I have a stash of blog posts half written in my drafts folder. Some will never get finished. This particular post was started a few days after I gave birth to Chloe 15 weeks ago. I think it’s quite an important post and so I eventually managed to finish thanks to a bit of encouragement after reading a post about the diagnosis of disability during pregnancy from one of my favourite bloggers over at Motherhood Journeys
During my first pregnancy with Izzy I was told about the screening test for Down’s syndrome, it was hardly explained and just mentioned briefly by my midwife as though it were a routine test that everybody has. I had the test, a simple blood test at about 16wks and promptly forgot about it. A week or so later I had a letter saying my results had come back as approximately 1 in 100,000 so low risk. In this pregnancy again the test was mentioned as part of the blood tests/scans etc that are taken as normal and again I had the test at 16weeks and once again it went immediately out of my mind. A few days after the test I received a call from the hospital, the midwife who called firstly asked if I was at home (she called my mobile) and if somebody was with me. At the time I was in the garden watching Izzy and Andrew play. Instantly my barriers were up and I felt sick with worry. She explained that my screening test results had come back and I had a very high chance of giving birth to a baby with Down’s syndrome. I will be honest and admit that my first reaction was to burst out crying. My pregnancy had been awful up until this point with weekly bleeds and scans and I just felt I couldn’t take anymore. They asked us to come and see the consultant the following day. I spent the next few hours crying and talking to my mum and Andrew feeling as thought the world was on my shoulders. By the evening we both felt a bit more with it after the initial shock and chatted about what would happen the following day – we both said without even discussing it that an amniocentesis wasn’t an option for us – I’m so glad we were on the same page.
On arrival at the hospital we were given leaflets, one explaining all about what Down’s syndrome is and the other advising of the amniocentesis procedure. The consultant took us into what I call a”bad news” room.. A very calm room with pretty sofas and sunset images on the walls – probably the nicest room I’ve seen in my local hospital. He explained the results in a very calm kind manner and offered us an amnio that very day. We declined and after a bit more chat we left to come home.
I can see how easy it would be to just say yes and find out for sure but for us the risks of anything going wrong as a result of the procedure were too high (even at just 1 in 100) and we knew that we wouldn’t terminate if it was DS so for us it wasn’t an option.
This was probably an easier decision for me than for some as having been involved in a respite care programme with my family I had a lot of contact with children who had DS and I knew if it happened it wouldn’t be the end of the world just the beginning of a different one.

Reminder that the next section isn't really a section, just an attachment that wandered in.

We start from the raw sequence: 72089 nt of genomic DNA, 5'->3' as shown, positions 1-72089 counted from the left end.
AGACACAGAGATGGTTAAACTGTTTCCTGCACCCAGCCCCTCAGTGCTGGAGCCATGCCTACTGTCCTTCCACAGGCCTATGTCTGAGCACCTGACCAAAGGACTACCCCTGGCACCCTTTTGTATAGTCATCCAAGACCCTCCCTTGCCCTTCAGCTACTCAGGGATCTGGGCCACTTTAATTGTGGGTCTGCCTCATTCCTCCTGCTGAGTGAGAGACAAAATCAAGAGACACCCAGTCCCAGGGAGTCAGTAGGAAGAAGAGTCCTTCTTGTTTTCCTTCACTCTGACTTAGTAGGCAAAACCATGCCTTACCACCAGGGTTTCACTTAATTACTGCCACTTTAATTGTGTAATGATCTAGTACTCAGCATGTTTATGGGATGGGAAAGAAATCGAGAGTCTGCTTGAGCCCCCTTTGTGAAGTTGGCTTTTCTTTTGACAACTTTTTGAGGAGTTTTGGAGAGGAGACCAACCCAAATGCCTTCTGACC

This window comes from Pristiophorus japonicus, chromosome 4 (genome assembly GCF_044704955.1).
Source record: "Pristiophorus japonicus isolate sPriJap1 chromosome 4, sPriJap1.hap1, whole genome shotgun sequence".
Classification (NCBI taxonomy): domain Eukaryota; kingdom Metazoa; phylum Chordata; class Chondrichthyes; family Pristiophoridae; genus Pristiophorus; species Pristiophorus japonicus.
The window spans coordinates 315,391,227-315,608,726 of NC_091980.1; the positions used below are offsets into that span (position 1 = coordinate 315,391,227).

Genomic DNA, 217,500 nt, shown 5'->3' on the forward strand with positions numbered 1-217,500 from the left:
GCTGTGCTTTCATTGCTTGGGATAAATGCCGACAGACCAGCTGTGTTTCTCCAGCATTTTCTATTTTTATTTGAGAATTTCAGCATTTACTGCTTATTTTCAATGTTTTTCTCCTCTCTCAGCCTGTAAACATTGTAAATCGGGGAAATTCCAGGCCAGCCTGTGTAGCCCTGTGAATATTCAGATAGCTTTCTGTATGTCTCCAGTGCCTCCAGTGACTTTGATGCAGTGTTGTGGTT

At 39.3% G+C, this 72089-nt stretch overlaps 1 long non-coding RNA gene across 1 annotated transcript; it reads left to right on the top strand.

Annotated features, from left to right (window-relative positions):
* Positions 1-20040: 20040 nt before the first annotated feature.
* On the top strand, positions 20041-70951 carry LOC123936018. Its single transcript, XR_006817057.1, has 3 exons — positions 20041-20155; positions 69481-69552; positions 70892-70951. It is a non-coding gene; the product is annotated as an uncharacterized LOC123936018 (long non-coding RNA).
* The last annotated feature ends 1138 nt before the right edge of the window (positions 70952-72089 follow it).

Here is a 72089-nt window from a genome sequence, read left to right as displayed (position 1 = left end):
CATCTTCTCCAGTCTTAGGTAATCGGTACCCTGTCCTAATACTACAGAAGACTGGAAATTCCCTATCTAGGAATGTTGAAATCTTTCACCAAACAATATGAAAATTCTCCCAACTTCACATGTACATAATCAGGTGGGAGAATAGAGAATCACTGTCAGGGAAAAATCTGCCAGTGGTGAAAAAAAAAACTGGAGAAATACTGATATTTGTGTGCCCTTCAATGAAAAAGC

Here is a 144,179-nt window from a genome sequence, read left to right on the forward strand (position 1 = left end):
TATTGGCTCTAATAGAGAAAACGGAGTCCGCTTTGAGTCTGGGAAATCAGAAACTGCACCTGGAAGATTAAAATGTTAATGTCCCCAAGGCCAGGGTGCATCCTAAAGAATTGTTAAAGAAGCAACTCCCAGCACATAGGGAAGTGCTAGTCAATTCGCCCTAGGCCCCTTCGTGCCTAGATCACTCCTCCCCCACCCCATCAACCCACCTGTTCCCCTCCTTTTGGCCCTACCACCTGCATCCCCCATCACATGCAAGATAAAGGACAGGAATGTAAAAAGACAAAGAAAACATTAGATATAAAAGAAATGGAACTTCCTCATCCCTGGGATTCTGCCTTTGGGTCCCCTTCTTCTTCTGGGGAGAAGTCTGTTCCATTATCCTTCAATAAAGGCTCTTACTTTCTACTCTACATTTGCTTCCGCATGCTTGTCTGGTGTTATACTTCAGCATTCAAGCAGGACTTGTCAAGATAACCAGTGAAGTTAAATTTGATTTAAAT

Here is some info taken from the NHS site on what an Amniocentesis is:
Amniocentesis is usually carried out during weeks 15-20 of pregnancy. A needle is used to extract a sample of amniotic fluid, the fluid that surrounds the foetus (the developing baby) in the womb (uterus). Amniotic fluid contains cells shed from the foetus that can be examined and tested for a number of conditions.
Read more about how amniocentesis is performed.
Chorionic villus sampling (CVS) is an alternative diagnostic test that can be carried out during weeks 10 to 13 of pregnancy.
Risks of amniocentesis:
Diagnostic tests, such as amniocentesis, are usually only offered to women when there is a significant risk their baby will develop a serious condition or abnormality.
This is because the procedure is quite invasive (involves going into the body) and has a small associated risk of miscarriage (the loss of the pregnancy). This risk is estimated to be 1 in 100.
I know some people would choose to do the amnio and that is their decision, it’s a very personal decision to make and I wouldn’t say it was wrong to do it at all but I do feel the test is offered too freely at times. The midwife who called me to pass on my results almost seemed to assume we would be having it and spoke to me even as if I was receiving life threatening news. Whilst I know that it’s not something you would choose for your child in most cases your child would still lead a very full, very happy life.
One thing which did worry me was the possibility of heart problems if our child was born with Down’s syndrome – I felt I could cope with a child with a disability but a child who may be ill, in pain or die at an early age is what scared me and every time we had fetal monitoring whenever I had a bleed there were problems with her heart rate. I had to put this out of my mind as much as possible and just get on with the pregnancy.
I am not planning on having anymore children but if I did I wouldn’t have the blood screening again. Perhaps it shouldn’t be offered but something you can request if you want it instead? After all how many of us would even think about this issue if it wasn’t offered?
Even with all the tests and scans we have there is no way of knowing for sure if your child will be healthy and ok until they are born. There could any number of health issues or problems but all you can do is look after yourself in pregnancy and hope all is fine.
Downs Syndrome doesn’t have to be bad news.
For lots and lots info and advice on DS please visit Downs Side Up an absolutely amazing blog written by Hayley Goleniowska a Mum whose daughter Natty was born with Down’s syndrome and who is on a mission to make people understand that life with DS can be wonderful.